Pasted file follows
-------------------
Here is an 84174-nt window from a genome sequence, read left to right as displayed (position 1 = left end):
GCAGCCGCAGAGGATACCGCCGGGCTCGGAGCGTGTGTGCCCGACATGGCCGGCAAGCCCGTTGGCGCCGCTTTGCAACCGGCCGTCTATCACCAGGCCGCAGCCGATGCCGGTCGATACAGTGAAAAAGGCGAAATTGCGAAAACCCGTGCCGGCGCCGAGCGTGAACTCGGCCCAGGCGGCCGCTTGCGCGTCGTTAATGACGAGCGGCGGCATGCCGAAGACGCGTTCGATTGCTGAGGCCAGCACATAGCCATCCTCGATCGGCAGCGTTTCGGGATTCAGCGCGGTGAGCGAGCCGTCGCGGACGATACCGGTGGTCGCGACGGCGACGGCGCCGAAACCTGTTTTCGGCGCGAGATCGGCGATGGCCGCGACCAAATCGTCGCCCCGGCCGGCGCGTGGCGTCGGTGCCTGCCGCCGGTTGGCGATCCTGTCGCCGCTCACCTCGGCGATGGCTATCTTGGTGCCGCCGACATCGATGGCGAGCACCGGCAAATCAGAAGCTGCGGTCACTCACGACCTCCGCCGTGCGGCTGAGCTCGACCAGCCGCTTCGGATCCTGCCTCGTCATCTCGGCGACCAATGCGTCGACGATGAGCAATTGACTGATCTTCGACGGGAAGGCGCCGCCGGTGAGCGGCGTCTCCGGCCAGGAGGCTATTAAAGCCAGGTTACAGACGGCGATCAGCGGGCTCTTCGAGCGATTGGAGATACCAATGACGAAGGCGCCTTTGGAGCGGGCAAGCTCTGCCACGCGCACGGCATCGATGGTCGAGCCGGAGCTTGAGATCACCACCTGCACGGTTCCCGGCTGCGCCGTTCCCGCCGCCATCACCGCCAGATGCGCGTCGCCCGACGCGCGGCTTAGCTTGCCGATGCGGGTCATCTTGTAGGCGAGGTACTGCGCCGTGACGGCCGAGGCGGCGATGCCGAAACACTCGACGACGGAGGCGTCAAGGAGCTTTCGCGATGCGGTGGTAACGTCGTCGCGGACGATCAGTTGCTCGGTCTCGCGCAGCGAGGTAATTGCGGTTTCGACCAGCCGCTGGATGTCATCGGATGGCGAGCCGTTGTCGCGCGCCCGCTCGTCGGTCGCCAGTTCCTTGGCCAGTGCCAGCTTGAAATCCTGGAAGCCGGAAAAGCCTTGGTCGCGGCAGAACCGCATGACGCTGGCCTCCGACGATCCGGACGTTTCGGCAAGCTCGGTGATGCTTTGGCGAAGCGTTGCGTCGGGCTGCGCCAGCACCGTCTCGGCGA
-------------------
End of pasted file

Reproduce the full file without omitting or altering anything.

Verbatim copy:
Here is an 84174-nt window from a genome sequence, read left to right as displayed (position 1 = left end):
GCAGCCGCAGAGGATACCGCCGGGCTCGGAGCGTGTGTGCCCGACATGGCCGGCAAGCCCGTTGGCGCCGCTTTGCAACCGGCCGTCTATCACCAGGCCGCAGCCGATGCCGGTCGATACAGTGAAAAAGGCGAAATTGCGAAAACCCGTGCCGGCGCCGAGCGTGAACTCGGCCCAGGCGGCCGCTTGCGCGTCGTTAATGACGAGCGGCGGCATGCCGAAGACGCGTTCGATTGCTGAGGCCAGCACATAGCCATCCTCGATCGGCAGCGTTTCGGGATTCAGCGCGGTGAGCGAGCCGTCGCGGACGATACCGGTGGTCGCGACGGCGACGGCGCCGAAACCTGTTTTCGGCGCGAGATCGGCGATGGCCGCGACCAAATCGTCGCCCCGGCCGGCGCGTGGCGTCGGTGCCTGCCGCCGGTTGGCGATCCTGTCGCCGCTCACCTCGGCGATGGCTATCTTGGTGCCGCCGACATCGATGGCGAGCACCGGCAAATCAGAAGCTGCGGTCACTCACGACCTCCGCCGTGCGGCTGAGCTCGACCAGCCGCTTCGGATCCTGCCTCGTCATCTCGGCGACCAATGCGTCGACGATGAGCAATTGACTGATCTTCGACGGGAAGGCGCCGCCGGTGAGCGGCGTCTCCGGCCAGGAGGCTATTAAAGCCAGGTTACAGACGGCGATCAGCGGGCTCTTCGAGCGATTGGAGATACCAATGACGAAGGCGCCTTTGGAGCGGGCAAGCTCTGCCACGCGCACGGCATCGATGGTCGAGCCGGAGCTTGAGATCACCACCTGCACGGTTCCCGGCTGCGCCGTTCCCGCCGCCATCACCGCCAGATGCGCGTCGCCCGACGCGCGGCTTAGCTTGCCGATGCGGGTCATCTTGTAGGCGAGGTACTGCGCCGTGACGGCCGAGGCGGCGATGCCGAAACACTCGACGACGGAGGCGTCAAGGAGCTTTCGCGATGCGGTGGTAACGTCGTCGCGGACGATCAGTTGCTCGGTCTCGCGCAGCGAGGTAATTGCGGTTTCGACCAGCCGCTGGATGTCATCGGATGGCGAGCCGTTGTCGCGCGCCCGCTCGTCGGTCGCCAGTTCCTTGGCCAGTGCCAGCTTGAAATCCTGGAAGCCGGAAAAGCCTTGGTCGCGGCAGAACCGCATGACGCTGGCCTCCGACGATCCGGACGTTTCGGCAAGCTCGGTGATGCTTTGGCGAAGCGTTGCGTCGGGCTGCGCCAGCACCGTCTCGGCGA